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      Frequently Asked Questions About Celiac Disease   09/30/2015

      This Celiac.com FAQ on celiac disease will guide you to all of the basic information you will need to know about the disease, its diagnosis, testing methods, a gluten-free diet, etc.   Subscribe to FREE Celiac.com email alerts What are the major symptoms of celiac disease? Celiac Disease Symptoms What testing is available for celiac disease? - list blood tests, endo with biopsy, genetic test and enterolab (not diagnostic) Celiac Disease Screening Interpretation of Celiac Disease Blood Test Results Can I be tested even though I am eating gluten free? How long must gluten be taken for the serological tests to be meaningful? The Gluten-Free Diet 101 - A Beginner's Guide to Going Gluten-Free Is celiac inherited? Should my children be tested? Ten Facts About Celiac Disease Genetic Testing Is there a link between celiac and other autoimmune diseases? Celiac Disease Research: Associated Diseases and Disorders Is there a list of gluten foods to avoid? Unsafe Gluten-Free Food List (Unsafe Ingredients) Is there a list of gluten free foods? Safe Gluten-Free Food List (Safe Ingredients) Gluten-Free Alcoholic Beverages Distilled Spirits (Grain Alcohols) and Vinegar: Are they Gluten-Free? Where does gluten hide? Additional Things to Beware of to Maintain a 100% Gluten-Free Diet Free recipes: Gluten-Free Recipes Where can I buy gluten-free stuff? Support this site by shopping at The Celiac.com Store.

Lactose And Casein ...
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7 posts in this topic

I'm thinking I have a dairy issue now and I'm trying to sort it out. Can anyone tell me if lactose fee and casein free are the same thing? If they are not, what is the differences. If I'm lactose intolerant can I still have products with casein or the other way around? I'm so tired of feeling icky and when I went gluten free I started feeling ALOT better but there is still something going on and I suspect milk products have something to do with it...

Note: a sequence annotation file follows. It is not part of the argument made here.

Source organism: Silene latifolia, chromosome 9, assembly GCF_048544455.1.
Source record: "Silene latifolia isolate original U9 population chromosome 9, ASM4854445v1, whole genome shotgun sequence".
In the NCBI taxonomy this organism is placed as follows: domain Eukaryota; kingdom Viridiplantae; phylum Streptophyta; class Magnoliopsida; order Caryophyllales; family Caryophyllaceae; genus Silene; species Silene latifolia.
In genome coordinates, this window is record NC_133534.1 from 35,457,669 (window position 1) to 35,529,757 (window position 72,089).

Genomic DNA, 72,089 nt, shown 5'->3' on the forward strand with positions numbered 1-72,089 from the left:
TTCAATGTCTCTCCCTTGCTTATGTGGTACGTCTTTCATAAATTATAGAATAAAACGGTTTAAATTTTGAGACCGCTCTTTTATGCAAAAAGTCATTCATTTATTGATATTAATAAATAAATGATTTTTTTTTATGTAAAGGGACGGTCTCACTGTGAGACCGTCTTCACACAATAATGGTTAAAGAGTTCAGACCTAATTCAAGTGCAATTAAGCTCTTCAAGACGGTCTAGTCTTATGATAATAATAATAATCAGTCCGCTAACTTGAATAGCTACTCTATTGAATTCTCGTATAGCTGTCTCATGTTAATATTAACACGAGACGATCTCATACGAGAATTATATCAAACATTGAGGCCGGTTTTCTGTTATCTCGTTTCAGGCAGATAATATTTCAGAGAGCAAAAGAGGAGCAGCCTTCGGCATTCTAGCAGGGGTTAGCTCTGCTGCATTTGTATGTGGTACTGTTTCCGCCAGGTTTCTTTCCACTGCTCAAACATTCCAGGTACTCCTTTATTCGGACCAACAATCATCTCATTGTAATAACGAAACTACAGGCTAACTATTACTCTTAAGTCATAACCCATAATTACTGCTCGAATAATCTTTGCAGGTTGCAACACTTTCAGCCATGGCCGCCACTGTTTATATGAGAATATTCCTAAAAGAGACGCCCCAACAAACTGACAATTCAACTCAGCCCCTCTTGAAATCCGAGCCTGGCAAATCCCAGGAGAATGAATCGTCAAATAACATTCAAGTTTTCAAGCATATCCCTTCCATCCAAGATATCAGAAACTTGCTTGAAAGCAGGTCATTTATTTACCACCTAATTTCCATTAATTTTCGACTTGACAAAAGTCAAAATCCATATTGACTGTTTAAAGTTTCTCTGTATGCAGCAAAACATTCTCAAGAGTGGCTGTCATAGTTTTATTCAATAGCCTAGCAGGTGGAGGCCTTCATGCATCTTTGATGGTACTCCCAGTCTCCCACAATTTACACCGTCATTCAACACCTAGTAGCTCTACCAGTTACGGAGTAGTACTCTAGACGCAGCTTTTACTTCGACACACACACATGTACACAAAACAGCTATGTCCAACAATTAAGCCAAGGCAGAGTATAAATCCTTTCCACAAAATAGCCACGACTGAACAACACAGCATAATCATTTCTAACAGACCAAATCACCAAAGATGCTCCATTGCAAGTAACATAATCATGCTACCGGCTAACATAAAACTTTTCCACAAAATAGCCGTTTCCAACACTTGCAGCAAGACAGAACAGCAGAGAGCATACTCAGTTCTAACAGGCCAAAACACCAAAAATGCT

Any advice or links would be greatly appreciated :)

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Lactose is a milk sugar.

Casein is a milk protein.

Lactaid helps replace the enzyme you'd be lacking to digest lactose.

Casein is a part of milk, and so far they don't make a pill/workaround.

Yes, if you only have a problem with lactose (and lactaid helps) you can take a pill and eat dairy products.

If its casein you have to avoid milk products.

If you are newly gluten-free, the milk problem may or may not be permanent. Sometimes, after the villi repair themselves, you can process milk again.

I'm sure I got something wrong in that explanation....

http://www.ncbi.nlm.nih.gov/pubmedhealth/PMH0001321/

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I has actually been found that while there are several different proteins in cow milk (casein) the one that MOST are allergic to are the beta casein, which it appears are newly formed and the inbreeding of dairy cattle seems to have mutated the A2 beta casein "Beta-casein is a naturally produced protein in cows

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I am extemely lactose intolerant and have been since the age of 18 (I'm 53 now). I just switched to Soy Vanilla and it's wonderful. I can have a small amount of shredded Mozzarella and I do well with cream cheese as well. Experiment and see what you can handle and check out all soy cheeses and products and substitute as much as possible. I always say, "cow's milk is for baby cows."

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I have the same problem. What about whey protein? Is it as common to have a reaction to whey as casein?

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I'm also trying to figure out, still, if I'm intolerant to lactose or to casein (leaning toward casein). When I eat milk products (unfortunately, including goat and sheep, though not as bad as cow) I get similar symptoms to glutening, but more of a brain-fog rather than stomach issues.

Lactose intolerance supposedly causes more stomach problems (cramping/bloating/diarrhea/etc), and some people can handle goat/sheep's milk (which has less or a different kind of lactose?)

Something like that

I drink almond milk, since soy also bothers me. I've been avoiding dairy for almost 6 months now, and have generally been feeling better.

Try some lactose-free stuff and see if it makes a difference. If not, go dairy free.

Peggy

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Most hard cheeses are lactose free because the cheese making process eliminates the lactose sugar. The soft cheese are not nessecarily lactose free though.. Things like cheese balls or Velveeta often have lactose.

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